This past year has been a challenging one for General Electric ( GE 2.16% ). Not only have shares of the industrial giant tumbled nearly 50% -- which is the same fate as its dividend -- but the company got kicked out of the Dow Jones Industrial Average. While the biggest culprit has been GE's power business, its decision to merge its oil and gas business with Baker Hughes ( BKR 2.31% ) has gotten off to a rocky start.
However, one year into that deal and the companies have made significant progress. As that continues, and the oil market makes further improvements, this transaction could eventually pay big dividends for GE investors.
One step at a time
When GE took control of Baker Hughes, it set three priorities: Grow its market share, increase its margins, and generate free cash flow. While the company has endured its share of ups and downs, it's making progress on all fronts. Baker Hughes CEO Lorenzo Simonelli outlined this during the company's second-quarter conference call. On the market-share front, he noted that by working hard to strengthen its commercial position in the Middle East and North America, it's "gaining momentum with key wins in these two critical regions." In addition to that, it has "introduced new and innovative commercial models, resulting in a number of fullstream awards," which are across its four businesses.
Meanwhile, on the margin front, the company has made it a priority to increase the profitability of its oil-field services segment. These efforts have enabled the company to improve this segment's operating margin from 1% in the second quarter of 2017 to 6.6% in this year's second quarter. On top of that, the company's ability to capture synergies from combining the two companies has helped push sales, general, and administrative expenses as a percentage of revenue down from 15% in the third quarter of last year to 11.9% in the most recent quarter. Overall, the company has captured $330 million of synergies, which puts it well on its way toward achieving its target of $700 million for the year.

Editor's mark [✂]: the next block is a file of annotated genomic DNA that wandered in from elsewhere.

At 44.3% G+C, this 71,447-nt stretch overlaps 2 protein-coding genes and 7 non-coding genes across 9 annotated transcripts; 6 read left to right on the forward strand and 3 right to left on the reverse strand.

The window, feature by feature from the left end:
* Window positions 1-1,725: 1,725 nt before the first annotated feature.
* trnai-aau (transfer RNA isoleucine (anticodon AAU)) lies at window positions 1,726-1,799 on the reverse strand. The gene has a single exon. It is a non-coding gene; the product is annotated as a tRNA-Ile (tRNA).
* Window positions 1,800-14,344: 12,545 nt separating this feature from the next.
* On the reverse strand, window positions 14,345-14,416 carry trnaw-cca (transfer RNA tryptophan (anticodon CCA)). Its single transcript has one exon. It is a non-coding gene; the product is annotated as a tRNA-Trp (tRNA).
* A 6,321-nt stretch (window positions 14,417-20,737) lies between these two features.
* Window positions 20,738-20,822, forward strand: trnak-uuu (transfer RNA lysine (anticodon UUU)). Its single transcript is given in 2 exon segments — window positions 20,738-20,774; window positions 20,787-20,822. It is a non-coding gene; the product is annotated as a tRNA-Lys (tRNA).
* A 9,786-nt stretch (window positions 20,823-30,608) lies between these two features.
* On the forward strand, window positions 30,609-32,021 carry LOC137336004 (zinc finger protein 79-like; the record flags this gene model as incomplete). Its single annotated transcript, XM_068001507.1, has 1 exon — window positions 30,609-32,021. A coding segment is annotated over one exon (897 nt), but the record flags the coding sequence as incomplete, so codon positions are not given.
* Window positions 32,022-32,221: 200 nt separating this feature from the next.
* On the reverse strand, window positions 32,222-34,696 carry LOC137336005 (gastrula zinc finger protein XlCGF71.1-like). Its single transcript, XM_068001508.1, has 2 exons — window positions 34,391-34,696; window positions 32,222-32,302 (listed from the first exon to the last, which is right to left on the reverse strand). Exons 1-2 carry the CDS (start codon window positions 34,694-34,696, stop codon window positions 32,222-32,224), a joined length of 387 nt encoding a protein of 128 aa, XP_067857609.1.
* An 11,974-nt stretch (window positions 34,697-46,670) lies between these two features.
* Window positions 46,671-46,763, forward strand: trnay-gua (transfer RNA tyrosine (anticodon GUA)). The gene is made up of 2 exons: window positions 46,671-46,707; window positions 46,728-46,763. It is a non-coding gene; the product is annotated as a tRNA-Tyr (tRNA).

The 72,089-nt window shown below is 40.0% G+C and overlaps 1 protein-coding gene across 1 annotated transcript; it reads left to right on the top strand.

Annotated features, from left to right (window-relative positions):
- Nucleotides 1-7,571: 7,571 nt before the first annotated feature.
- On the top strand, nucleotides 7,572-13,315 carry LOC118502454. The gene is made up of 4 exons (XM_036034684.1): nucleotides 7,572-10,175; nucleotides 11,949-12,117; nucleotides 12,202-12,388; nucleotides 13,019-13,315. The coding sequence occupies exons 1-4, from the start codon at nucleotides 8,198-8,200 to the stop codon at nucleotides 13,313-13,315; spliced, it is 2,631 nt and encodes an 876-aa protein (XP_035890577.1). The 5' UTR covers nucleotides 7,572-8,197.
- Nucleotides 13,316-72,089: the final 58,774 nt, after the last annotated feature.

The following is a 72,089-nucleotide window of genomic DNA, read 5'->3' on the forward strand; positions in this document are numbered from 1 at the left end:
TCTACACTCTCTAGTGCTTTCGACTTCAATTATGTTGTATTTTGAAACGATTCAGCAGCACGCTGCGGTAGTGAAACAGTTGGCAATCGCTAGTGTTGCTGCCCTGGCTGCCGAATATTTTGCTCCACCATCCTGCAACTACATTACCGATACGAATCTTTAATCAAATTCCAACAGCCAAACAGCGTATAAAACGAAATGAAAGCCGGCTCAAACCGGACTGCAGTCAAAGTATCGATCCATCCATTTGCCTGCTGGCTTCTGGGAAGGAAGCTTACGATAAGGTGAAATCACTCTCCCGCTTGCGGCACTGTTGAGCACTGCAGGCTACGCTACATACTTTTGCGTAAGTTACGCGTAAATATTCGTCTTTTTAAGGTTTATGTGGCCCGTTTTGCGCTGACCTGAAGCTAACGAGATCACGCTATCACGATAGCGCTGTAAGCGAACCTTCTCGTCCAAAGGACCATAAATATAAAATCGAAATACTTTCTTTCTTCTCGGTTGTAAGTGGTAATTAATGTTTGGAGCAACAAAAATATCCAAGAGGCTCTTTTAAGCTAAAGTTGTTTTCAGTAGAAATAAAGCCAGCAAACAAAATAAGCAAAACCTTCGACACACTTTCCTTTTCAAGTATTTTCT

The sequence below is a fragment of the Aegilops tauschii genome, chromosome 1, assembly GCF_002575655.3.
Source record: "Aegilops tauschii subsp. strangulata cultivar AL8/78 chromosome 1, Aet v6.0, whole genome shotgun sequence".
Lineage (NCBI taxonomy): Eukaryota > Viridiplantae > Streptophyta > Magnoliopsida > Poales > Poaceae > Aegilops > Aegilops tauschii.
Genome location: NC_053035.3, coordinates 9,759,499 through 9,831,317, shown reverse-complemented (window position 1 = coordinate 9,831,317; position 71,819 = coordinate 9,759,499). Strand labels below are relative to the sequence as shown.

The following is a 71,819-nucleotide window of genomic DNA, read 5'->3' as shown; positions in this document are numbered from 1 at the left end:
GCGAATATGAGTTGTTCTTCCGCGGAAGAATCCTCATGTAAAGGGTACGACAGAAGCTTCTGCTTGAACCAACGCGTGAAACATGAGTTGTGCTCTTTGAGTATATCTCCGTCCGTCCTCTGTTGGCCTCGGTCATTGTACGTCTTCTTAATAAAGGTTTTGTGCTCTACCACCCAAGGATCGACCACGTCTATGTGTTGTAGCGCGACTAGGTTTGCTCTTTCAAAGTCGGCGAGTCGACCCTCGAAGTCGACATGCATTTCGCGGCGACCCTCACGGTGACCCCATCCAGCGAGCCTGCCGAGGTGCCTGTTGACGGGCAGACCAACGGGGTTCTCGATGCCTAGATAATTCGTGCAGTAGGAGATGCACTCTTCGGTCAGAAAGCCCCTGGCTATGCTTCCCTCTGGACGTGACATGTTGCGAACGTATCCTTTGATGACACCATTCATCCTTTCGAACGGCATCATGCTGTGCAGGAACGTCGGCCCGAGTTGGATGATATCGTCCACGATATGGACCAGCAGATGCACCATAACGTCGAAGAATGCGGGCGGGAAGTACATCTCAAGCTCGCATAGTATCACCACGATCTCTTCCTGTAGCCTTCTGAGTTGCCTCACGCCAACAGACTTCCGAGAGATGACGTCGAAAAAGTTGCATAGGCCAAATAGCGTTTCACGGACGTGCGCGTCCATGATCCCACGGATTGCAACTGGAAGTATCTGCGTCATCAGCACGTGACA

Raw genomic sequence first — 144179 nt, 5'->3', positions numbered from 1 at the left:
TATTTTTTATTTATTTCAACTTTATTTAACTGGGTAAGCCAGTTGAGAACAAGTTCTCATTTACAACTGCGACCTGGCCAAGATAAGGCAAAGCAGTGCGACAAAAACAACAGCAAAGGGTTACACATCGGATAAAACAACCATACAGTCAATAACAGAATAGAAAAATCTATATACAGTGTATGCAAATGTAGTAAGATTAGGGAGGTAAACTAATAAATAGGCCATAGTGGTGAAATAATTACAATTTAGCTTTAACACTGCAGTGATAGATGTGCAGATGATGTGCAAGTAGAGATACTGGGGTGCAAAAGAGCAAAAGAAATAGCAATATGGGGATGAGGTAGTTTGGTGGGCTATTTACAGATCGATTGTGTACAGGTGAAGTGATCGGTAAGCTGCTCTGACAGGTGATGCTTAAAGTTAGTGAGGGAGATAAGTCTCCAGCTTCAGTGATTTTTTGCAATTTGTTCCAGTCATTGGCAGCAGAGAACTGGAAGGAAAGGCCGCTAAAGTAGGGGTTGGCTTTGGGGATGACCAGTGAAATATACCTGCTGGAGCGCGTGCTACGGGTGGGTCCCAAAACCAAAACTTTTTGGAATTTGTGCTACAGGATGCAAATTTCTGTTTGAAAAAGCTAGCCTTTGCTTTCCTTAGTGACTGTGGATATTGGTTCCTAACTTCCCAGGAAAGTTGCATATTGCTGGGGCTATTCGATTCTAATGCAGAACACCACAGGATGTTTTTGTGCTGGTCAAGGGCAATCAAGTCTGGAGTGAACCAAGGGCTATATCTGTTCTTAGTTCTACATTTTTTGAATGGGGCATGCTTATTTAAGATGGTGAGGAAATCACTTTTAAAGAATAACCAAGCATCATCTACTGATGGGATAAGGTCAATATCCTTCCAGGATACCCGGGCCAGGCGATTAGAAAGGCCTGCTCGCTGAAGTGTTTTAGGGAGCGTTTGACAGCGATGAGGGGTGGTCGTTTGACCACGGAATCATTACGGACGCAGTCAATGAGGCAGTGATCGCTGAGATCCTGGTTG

Finally, Baker Hughes generated $204 million of free cash flow during the first half of the year, which enabled it to continue returning cash to shareholders. Overall, it has sent $2.3 billion to investors since the deal closed, which includes about $800 million in dividends and another $1.5 billion in share repurchases. That buyback, which has retired more than 3% of Baker Hughes stock in the last year, has helped keep it afloat in what remains a challenging oil-field service market, as shares are down only about 7% in the past year, which is slightly better than its two biggest rivals.
Headwinds should continue abating
While the oil industry's recovery hasn't been a smooth ride, conditions are getting better with each passing day. The drilling rig count, for example, has increased 8% over the past year, which has driven a 14% improvement in Baker Hughes' oil-field services revenue. While drilling activities in places like the Permian Basin will slow down over the next year due to pipeline constraints, they'll likely pick up elsewhere, especially offshore.
Baker Hughes' CEO noted this on the second-quarter call, stating that he sees more onshore and offshore production orders ramping up in the next year. "As more large projects are sanctioned and offshore spend returns to more normalized levels, we expect these orders to start generating revenues in 2020," according to Simonelli. In addition to that, the company is also a leader in natural gas and liquified natural gas (LNG), which has a long runway ahead of it.
On top of that upside from the continuing improvement of the oil market, Baker Hughes expects to capture additional synergies from its merger with GE's oil and gas business. It aims to lock in $1.6 billion of annual synergies by 2020, which will further improve its margins and cash flow.
Why this is all good news for GE investors
While it has taken more than a year, GE's decision to merge its oil and gas business with Baker Hughes is starting to pay off. With more improvements likely on the way, the oil-field service company's stock price should follow suit, which would likely provide a near-term boost to GE's stock since it currently owns 62.5% of the company. Meanwhile, in the longer term, continued improvement at Baker Hughes would enable GE to extract more value from its position in the company when it eventually separates the business, either by selling its stake or spinning it off to shareholders.